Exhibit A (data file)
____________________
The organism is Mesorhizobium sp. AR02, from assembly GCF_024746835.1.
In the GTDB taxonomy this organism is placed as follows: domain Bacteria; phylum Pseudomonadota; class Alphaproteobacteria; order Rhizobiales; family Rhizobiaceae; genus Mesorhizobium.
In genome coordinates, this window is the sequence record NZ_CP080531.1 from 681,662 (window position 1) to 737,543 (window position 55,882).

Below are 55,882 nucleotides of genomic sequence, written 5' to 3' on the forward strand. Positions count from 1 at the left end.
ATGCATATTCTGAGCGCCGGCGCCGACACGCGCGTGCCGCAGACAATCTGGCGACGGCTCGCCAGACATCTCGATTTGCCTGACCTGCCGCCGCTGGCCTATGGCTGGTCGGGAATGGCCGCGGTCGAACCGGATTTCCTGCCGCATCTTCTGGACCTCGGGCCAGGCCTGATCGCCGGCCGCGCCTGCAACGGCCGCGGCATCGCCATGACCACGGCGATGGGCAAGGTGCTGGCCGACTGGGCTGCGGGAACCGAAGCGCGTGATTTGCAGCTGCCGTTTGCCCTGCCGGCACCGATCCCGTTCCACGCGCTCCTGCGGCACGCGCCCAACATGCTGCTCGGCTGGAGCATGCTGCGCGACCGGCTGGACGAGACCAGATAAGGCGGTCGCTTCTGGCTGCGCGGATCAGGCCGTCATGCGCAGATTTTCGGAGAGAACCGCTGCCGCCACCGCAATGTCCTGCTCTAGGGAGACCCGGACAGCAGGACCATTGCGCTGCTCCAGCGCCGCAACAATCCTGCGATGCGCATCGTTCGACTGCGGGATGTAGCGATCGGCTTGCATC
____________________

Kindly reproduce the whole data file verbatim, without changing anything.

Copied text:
The organism is Mesorhizobium sp. AR02, from assembly GCF_024746835.1.
In the GTDB taxonomy this organism is placed as follows: domain Bacteria; phylum Pseudomonadota; class Alphaproteobacteria; order Rhizobiales; family Rhizobiaceae; genus Mesorhizobium.
In genome coordinates, this window is the sequence record NZ_CP080531.1 from 681,662 (window position 1) to 737,543 (window position 55,882).

Below are 55,882 nucleotides of genomic sequence, written 5' to 3' on the forward strand. Positions count from 1 at the left end.
ATGCATATTCTGAGCGCCGGCGCCGACACGCGCGTGCCGCAGACAATCTGGCGACGGCTCGCCAGACATCTCGATTTGCCTGACCTGCCGCCGCTGGCCTATGGCTGGTCGGGAATGGCCGCGGTCGAACCGGATTTCCTGCCGCATCTTCTGGACCTCGGGCCAGGCCTGATCGCCGGCCGCGCCTGCAACGGCCGCGGCATCGCCATGACCACGGCGATGGGCAAGGTGCTGGCCGACTGGGCTGCGGGAACCGAAGCGCGTGATTTGCAGCTGCCGTTTGCCCTGCCGGCACCGATCCCGTTCCACGCGCTCCTGCGGCACGCGCCCAACATGCTGCTCGGCTGGAGCATGCTGCGCGACCGGCTGGACGAGACCAGATAAGGCGGTCGCTTCTGGCTGCGCGGATCAGGCCGTCATGCGCAGATTTTCGGAGAGAACCGCTGCCGCCACCGCAATGTCCTGCTCTAGGGAGACCCGGACAGCAGGACCATTGCGCTGCTCCAGCGCCGCAACAATCCTGCGATGCGCATCGTTCGACTGCGGGATGTAGCGATCGGCTTGCATC